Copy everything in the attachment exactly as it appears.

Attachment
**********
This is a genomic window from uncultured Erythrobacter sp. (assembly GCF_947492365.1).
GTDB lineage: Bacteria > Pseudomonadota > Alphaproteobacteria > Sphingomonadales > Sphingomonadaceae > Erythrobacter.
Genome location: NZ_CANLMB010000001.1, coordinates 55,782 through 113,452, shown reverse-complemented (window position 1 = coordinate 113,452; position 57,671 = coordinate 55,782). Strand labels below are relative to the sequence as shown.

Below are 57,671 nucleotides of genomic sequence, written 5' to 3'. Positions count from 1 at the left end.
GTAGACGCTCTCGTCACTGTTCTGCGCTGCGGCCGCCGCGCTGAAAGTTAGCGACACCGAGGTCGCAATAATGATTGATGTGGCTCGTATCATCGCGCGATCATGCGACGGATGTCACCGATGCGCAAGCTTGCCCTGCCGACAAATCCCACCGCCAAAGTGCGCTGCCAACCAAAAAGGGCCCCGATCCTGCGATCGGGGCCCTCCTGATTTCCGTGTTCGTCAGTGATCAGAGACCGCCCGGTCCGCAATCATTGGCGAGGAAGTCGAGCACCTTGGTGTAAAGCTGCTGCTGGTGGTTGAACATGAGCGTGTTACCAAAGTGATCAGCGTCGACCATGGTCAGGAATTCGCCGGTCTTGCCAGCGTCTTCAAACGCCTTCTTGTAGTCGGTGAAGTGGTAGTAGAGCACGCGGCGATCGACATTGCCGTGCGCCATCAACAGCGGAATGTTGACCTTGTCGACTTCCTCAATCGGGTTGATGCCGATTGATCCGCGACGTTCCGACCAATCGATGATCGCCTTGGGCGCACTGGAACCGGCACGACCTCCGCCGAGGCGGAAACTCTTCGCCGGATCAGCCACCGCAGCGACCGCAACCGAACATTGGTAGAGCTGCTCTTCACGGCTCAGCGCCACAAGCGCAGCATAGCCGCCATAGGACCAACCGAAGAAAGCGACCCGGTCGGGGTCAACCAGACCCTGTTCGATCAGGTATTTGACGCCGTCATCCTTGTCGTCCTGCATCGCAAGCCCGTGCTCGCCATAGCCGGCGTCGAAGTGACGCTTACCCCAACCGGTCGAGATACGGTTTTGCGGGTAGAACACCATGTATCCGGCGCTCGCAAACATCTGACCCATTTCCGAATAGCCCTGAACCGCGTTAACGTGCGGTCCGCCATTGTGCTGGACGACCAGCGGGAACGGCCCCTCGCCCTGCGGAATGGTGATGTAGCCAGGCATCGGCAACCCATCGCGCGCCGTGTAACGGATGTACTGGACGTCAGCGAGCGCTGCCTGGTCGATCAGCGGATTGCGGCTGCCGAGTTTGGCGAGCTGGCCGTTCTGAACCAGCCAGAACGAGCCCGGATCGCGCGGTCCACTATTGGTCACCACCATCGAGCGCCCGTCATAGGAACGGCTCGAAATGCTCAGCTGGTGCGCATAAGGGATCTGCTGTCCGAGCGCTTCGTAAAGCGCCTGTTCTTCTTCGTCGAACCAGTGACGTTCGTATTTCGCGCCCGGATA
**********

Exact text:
This is a genomic window from uncultured Erythrobacter sp. (assembly GCF_947492365.1).
GTDB lineage: Bacteria > Pseudomonadota > Alphaproteobacteria > Sphingomonadales > Sphingomonadaceae > Erythrobacter.
Genome location: NZ_CANLMB010000001.1, coordinates 55,782 through 113,452, shown reverse-complemented (window position 1 = coordinate 113,452; position 57,671 = coordinate 55,782). Strand labels below are relative to the sequence as shown.

Below are 57,671 nucleotides of genomic sequence, written 5' to 3'. Positions count from 1 at the left end.
GTAGACGCTCTCGTCACTGTTCTGCGCTGCGGCCGCCGCGCTGAAAGTTAGCGACACCGAGGTCGCAATAATGATTGATGTGGCTCGTATCATCGCGCGATCATGCGACGGATGTCACCGATGCGCAAGCTTGCCCTGCCGACAAATCCCACCGCCAAAGTGCGCTGCCAACCAAAAAGGGCCCCGATCCTGCGATCGGGGCCCTCCTGATTTCCGTGTTCGTCAGTGATCAGAGACCGCCCGGTCCGCAATCATTGGCGAGGAAGTCGAGCACCTTGGTGTAAAGCTGCTGCTGGTGGTTGAACATGAGCGTGTTACCAAAGTGATCAGCGTCGACCATGGTCAGGAATTCGCCGGTCTTGCCAGCGTCTTCAAACGCCTTCTTGTAGTCGGTGAAGTGGTAGTAGAGCACGCGGCGATCGACATTGCCGTGCGCCATCAACAGCGGAATGTTGACCTTGTCGACTTCCTCAATCGGGTTGATGCCGATTGATCCGCGACGTTCCGACCAATCGATGATCGCCTTGGGCGCACTGGAACCGGCACGACCTCCGCCGAGGCGGAAACTCTTCGCCGGATCAGCCACCGCAGCGACCGCAACCGAACATTGGTAGAGCTGCTCTTCACGGCTCAGCGCCACAAGCGCAGCATAGCCGCCATAGGACCAACCGAAGAAAGCGACCCGGTCGGGGTCAACCAGACCCTGTTCGATCAGGTATTTGACGCCGTCATCCTTGTCGTCCTGCATCGCAAGCCCGTGCTCGCCATAGCCGGCGTCGAAGTGACGCTTACCCCAACCGGTCGAGATACGGTTTTGCGGGTAGAACACCATGTATCCGGCGCTCGCAAACATCTGACCCATTTCCGAATAGCCCTGAACCGCGTTAACGTGCGGTCCGCCATTGTGCTGGACGACCAGCGGGAACGGCCCCTCGCCCTGCGGAATGGTGATGTAGCCAGGCATCGGCAACCCATCGCGCGCCGTGTAACGGATGTACTGGACGTCAGCGAGCGCTGCCTGGTCGATCAGCGGATTGCGGCTGCCGAGTTTGGCGAGCTGGCCGTTCTGAACCAGCCAGAACGAGCCCGGATCGCGCGGTCCACTATTGGTCACCACCATCGAGCGCCCGTCATAGGAACGGCTCGAAATGCTCAGCTGGTGCGCATAAGGGATCTGCTGTCCGAGCGCTTCGTAAAGCGCCTGTTCTTCTTCGTCGAACCAGTGACGTTCGTATTTCGCGCCCGGATA